Gopala-tapani Upanisad: Verses 33 and 34
Published on August 8th, 2010 | by Harmonist staff0
I, along with the Maruts, constantly endeavor to please with glorious hymns that one supreme Lord, Govinda, whose fivefold form is transcendental existence, consciousness, and bliss, and who is seated at the base of a wish-fulfilling tree in Vrindavana.
With this and the previous verse, Brahma begins to bring his instruction to the sages to a conclusion. In so doing, he begins his salutation to Sri Krishna, which continues in verses 34–45. Brahma says that the object of his meditation is Govinda, who is sac-cid-ananda-vigraha. Govinda’s fivefold form is the fivefold mantra consisting of eighteen syllables, which is nondifferent from Govinda himself—the form of eternality, knowledge, and bliss (as opposed to the formless Brahman). Govinda is the fullest expression of joy within the reality of nondual consciousness.
Gaudiya Vedantins experience ultimate reality as nondual consciousness, which on account of its being joy itself1 is experienced in three realizations through three paths to transcendence. These realizations of the Absolute are experienced as Bhagavan, Paramatma, and Brahman to devotees, yogis, and jnanis, respectively. The Absolute is joyful by nature. In order to be so, it must also exist and be cognizant of its existence. While there can be an existence that is not cognizant of itself, as well as a cognizant existence that is not joyful, there cannot be a joyful reality that either does not exist or is not cognizant of its existence. When existence becomes cognizant of the extent to which it exists—of its purpose—it has reason for celebration.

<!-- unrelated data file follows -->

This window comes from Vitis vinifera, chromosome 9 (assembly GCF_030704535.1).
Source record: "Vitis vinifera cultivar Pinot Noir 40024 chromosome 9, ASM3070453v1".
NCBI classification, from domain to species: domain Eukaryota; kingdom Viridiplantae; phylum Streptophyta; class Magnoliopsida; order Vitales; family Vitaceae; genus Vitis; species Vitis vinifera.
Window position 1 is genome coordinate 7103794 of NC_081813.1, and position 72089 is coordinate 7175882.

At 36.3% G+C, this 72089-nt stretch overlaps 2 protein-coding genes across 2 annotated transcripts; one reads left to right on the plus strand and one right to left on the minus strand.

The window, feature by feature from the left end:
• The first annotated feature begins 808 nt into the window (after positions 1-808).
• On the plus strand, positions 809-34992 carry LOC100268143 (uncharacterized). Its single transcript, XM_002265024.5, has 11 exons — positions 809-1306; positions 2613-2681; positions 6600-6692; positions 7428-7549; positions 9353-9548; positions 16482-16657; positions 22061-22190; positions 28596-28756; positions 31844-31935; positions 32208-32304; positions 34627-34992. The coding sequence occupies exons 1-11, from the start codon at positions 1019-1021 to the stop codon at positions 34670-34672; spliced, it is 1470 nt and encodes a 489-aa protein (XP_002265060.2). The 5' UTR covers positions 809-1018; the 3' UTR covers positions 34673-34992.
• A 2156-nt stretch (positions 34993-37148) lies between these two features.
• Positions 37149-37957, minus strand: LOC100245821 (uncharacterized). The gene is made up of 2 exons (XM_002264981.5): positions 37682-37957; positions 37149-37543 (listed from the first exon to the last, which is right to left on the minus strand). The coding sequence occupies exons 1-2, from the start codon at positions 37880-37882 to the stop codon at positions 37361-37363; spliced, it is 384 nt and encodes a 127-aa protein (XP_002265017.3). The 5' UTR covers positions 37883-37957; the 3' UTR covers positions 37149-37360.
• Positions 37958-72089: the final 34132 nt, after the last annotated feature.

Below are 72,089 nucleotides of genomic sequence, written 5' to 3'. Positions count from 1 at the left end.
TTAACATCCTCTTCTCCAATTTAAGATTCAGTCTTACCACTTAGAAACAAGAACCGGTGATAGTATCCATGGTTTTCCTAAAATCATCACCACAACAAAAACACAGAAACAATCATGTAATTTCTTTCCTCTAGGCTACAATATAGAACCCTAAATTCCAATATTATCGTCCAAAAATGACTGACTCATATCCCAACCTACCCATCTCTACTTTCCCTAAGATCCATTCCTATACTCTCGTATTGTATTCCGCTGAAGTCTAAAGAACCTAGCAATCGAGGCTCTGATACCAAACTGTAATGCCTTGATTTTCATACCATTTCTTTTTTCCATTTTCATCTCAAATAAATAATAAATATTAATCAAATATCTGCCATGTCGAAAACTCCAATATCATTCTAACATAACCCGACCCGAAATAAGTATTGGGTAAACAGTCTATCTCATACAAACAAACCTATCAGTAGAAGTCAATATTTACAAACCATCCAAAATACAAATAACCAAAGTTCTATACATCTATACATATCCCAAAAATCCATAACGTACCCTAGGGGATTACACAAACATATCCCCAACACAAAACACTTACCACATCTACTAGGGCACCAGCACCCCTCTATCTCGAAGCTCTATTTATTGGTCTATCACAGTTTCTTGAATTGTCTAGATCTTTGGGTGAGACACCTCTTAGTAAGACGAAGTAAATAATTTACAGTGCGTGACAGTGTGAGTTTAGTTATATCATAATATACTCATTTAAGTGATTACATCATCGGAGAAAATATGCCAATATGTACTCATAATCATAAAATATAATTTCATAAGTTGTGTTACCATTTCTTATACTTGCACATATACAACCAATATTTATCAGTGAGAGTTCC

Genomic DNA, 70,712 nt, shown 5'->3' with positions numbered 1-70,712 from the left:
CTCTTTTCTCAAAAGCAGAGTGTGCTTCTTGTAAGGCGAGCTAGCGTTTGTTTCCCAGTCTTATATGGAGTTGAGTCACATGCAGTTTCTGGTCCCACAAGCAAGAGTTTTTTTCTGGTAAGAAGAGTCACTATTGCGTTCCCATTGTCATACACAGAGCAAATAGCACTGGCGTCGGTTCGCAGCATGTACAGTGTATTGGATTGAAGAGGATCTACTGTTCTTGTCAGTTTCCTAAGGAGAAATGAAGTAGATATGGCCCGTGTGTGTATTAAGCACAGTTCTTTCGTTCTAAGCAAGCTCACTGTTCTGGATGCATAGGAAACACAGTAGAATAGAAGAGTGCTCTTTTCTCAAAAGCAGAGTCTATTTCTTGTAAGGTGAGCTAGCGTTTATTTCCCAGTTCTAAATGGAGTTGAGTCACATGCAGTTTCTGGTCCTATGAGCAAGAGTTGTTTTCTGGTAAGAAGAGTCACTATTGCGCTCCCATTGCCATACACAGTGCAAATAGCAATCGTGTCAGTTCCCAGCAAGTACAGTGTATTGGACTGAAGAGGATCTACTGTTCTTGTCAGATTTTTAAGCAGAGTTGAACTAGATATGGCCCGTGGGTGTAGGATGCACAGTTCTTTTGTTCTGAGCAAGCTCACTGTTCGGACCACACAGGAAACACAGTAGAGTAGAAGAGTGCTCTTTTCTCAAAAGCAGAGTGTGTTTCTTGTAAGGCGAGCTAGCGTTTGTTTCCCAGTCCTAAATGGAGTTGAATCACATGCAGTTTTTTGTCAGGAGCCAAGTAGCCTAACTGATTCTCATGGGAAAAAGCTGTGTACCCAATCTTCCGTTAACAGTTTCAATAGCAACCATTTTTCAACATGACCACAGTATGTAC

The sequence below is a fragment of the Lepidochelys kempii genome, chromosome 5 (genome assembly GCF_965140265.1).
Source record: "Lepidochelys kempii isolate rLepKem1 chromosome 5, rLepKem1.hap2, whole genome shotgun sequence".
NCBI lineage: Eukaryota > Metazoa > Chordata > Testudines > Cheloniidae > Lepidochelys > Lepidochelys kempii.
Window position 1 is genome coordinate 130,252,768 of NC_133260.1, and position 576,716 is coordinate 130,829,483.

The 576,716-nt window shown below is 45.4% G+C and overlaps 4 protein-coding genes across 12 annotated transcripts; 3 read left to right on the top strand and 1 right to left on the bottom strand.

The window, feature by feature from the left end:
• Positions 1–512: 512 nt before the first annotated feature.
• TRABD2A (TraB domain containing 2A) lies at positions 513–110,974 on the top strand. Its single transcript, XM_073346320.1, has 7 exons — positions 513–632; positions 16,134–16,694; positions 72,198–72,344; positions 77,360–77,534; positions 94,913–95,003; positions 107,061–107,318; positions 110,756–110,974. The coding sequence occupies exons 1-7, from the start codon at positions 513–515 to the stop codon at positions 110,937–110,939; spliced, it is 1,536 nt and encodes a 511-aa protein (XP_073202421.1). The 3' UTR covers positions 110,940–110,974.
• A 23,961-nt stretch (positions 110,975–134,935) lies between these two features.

From the joyful Bhagavan, who is absorbed in divine play, an aura of pure, undifferentiated consciousness emanates. This aura is Bhagavan appearing as Brahman. Paramatma is Bhagavan manifesting in relation to material existence, which consists of the individual souls and matter. Paramatma expands and oversees this existence. In this sense, Bhagavan represents the joy of the Absolute, Brahman consciousness or cognizance, and Paramatma existence.
While the joyful Bhagavan exists and is cognizant of his existence, his joy is so pronounced that in his most complete manifestation as Krishna he appears unconscious of anything else, including his own supremacy. As Brahman, Bhagavan is primarily only cognizant. The joy of Brahman is that of peace, and there is little if anything that resembles existence with all its variety and movement in this feature of Bhagavan. Paramatma is fully involved with material existence. Although he is cognizant and joyful, these two qualities are less apparent in him. In the Paramatma the play that expresses joy is called srsti (creation). As Paramatma plays and thus manifests the material existence, he also enters into every aspect of this existence as a witness. The stillness of Brahman lies in between the movement in the spiritual world that Bhagavan is concerned with and the movement of the material world that Paramatma is concerned with. Thus while all three—joy, cognizance, and existence—are present in all three features of Godhead, each feature is distinguished from the other by the prominence of one of the three qualities.